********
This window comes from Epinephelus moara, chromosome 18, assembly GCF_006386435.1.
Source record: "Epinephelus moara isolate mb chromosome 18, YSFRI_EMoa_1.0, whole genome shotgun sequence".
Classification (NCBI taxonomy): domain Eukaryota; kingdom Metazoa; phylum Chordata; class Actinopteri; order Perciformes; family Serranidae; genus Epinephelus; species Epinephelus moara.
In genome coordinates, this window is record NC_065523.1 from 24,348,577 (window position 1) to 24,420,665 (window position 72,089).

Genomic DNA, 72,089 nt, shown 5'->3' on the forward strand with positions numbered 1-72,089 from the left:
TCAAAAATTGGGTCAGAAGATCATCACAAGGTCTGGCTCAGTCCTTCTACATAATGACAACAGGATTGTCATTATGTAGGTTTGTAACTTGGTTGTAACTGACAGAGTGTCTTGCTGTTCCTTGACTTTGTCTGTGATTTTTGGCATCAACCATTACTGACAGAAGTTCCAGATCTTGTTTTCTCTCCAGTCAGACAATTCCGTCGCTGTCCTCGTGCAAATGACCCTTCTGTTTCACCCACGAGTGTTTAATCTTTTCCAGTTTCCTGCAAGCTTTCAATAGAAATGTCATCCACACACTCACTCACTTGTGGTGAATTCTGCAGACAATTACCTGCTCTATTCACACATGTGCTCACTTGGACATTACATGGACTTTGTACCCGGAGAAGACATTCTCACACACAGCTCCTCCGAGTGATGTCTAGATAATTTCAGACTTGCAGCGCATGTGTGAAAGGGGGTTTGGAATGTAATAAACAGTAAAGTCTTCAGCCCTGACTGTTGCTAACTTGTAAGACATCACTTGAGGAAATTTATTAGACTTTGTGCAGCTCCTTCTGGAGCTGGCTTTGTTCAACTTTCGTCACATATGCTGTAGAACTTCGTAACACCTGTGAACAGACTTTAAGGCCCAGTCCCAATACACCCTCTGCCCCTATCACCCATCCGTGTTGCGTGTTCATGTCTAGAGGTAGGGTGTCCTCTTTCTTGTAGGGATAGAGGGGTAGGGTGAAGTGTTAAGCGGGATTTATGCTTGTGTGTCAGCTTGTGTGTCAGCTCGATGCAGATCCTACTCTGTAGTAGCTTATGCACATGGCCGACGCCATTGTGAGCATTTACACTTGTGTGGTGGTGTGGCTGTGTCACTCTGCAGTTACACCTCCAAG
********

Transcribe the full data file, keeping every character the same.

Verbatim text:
This window comes from Epinephelus moara, chromosome 18, assembly GCF_006386435.1.
Source record: "Epinephelus moara isolate mb chromosome 18, YSFRI_EMoa_1.0, whole genome shotgun sequence".
Classification (NCBI taxonomy): domain Eukaryota; kingdom Metazoa; phylum Chordata; class Actinopteri; order Perciformes; family Serranidae; genus Epinephelus; species Epinephelus moara.
In genome coordinates, this window is record NC_065523.1 from 24,348,577 (window position 1) to 24,420,665 (window position 72,089).

Genomic DNA, 72,089 nt, shown 5'->3' on the forward strand with positions numbered 1-72,089 from the left:
TCAAAAATTGGGTCAGAAGATCATCACAAGGTCTGGCTCAGTCCTTCTACATAATGACAACAGGATTGTCATTATGTAGGTTTGTAACTTGGTTGTAACTGACAGAGTGTCTTGCTGTTCCTTGACTTTGTCTGTGATTTTTGGCATCAACCATTACTGACAGAAGTTCCAGATCTTGTTTTCTCTCCAGTCAGACAATTCCGTCGCTGTCCTCGTGCAAATGACCCTTCTGTTTCACCCACGAGTGTTTAATCTTTTCCAGTTTCCTGCAAGCTTTCAATAGAAATGTCATCCACACACTCACTCACTTGTGGTGAATTCTGCAGACAATTACCTGCTCTATTCACACATGTGCTCACTTGGACATTACATGGACTTTGTACCCGGAGAAGACATTCTCACACACAGCTCCTCCGAGTGATGTCTAGATAATTTCAGACTTGCAGCGCATGTGTGAAAGGGGGTTTGGAATGTAATAAACAGTAAAGTCTTCAGCCCTGACTGTTGCTAACTTGTAAGACATCACTTGAGGAAATTTATTAGACTTTGTGCAGCTCCTTCTGGAGCTGGCTTTGTTCAACTTTCGTCACATATGCTGTAGAACTTCGTAACACCTGTGAACAGACTTTAAGGCCCAGTCCCAATACACCCTCTGCCCCTATCACCCATCCGTGTTGCGTGTTCATGTCTAGAGGTAGGGTGTCCTCTTTCTTGTAGGGATAGAGGGGTAGGGTGAAGTGTTAAGCGGGATTTATGCTTGTGTGTCAGCTTGTGTGTCAGCTCGATGCAGATCCTACTCTGTAGTAGCTTATGCACATGGCCGACGCCATTGTGAGCATTTACACTTGTGTGGTGGTGTGGCTGTGTCACTCTGCAGTTACACCTCCAAG